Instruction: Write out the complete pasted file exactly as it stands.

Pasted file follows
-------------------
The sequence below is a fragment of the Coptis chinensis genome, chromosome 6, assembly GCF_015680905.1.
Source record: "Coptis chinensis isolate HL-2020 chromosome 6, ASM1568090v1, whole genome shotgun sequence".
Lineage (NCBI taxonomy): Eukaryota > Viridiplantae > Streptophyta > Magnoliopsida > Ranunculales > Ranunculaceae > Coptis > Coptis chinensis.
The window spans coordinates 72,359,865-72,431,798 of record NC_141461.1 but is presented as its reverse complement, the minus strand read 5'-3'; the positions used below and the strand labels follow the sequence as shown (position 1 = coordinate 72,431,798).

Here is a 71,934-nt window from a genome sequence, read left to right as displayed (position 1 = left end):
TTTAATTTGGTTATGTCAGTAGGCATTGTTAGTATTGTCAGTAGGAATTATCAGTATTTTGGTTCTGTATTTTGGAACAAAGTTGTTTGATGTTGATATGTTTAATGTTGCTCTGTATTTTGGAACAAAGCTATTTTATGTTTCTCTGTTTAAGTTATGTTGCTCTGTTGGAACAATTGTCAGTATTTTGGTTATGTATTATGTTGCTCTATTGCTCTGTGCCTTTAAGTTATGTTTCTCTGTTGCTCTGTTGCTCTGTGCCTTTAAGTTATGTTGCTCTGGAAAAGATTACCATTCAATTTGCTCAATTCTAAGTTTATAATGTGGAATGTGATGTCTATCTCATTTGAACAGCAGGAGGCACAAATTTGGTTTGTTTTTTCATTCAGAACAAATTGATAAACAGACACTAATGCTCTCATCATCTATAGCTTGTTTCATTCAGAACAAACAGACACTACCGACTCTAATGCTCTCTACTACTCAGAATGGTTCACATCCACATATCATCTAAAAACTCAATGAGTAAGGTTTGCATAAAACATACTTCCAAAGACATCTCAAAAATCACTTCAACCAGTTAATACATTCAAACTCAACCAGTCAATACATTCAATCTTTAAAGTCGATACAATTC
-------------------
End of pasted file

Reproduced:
The sequence below is a fragment of the Coptis chinensis genome, chromosome 6, assembly GCF_015680905.1.
Source record: "Coptis chinensis isolate HL-2020 chromosome 6, ASM1568090v1, whole genome shotgun sequence".
Lineage (NCBI taxonomy): Eukaryota > Viridiplantae > Streptophyta > Magnoliopsida > Ranunculales > Ranunculaceae > Coptis > Coptis chinensis.
The window spans coordinates 72,359,865-72,431,798 of record NC_141461.1 but is presented as its reverse complement, the minus strand read 5'-3'; the positions used below and the strand labels follow the sequence as shown (position 1 = coordinate 72,431,798).

Here is a 71,934-nt window from a genome sequence, read left to right as displayed (position 1 = left end):
TTTAATTTGGTTATGTCAGTAGGCATTGTTAGTATTGTCAGTAGGAATTATCAGTATTTTGGTTCTGTATTTTGGAACAAAGTTGTTTGATGTTGATATGTTTAATGTTGCTCTGTATTTTGGAACAAAGCTATTTTATGTTTCTCTGTTTAAGTTATGTTGCTCTGTTGGAACAATTGTCAGTATTTTGGTTATGTATTATGTTGCTCTATTGCTCTGTGCCTTTAAGTTATGTTTCTCTGTTGCTCTGTTGCTCTGTGCCTTTAAGTTATGTTGCTCTGGAAAAGATTACCATTCAATTTGCTCAATTCTAAGTTTATAATGTGGAATGTGATGTCTATCTCATTTGAACAGCAGGAGGCACAAATTTGGTTTGTTTTTTCATTCAGAACAAATTGATAAACAGACACTAATGCTCTCATCATCTATAGCTTGTTTCATTCAGAACAAACAGACACTACCGACTCTAATGCTCTCTACTACTCAGAATGGTTCACATCCACATATCATCTAAAAACTCAATGAGTAAGGTTTGCATAAAACATACTTCCAAAGACATCTCAAAAATCACTTCAACCAGTTAATACATTCAAACTCAACCAGTCAATACATTCAATCTTTAAAGTCGATACAATTC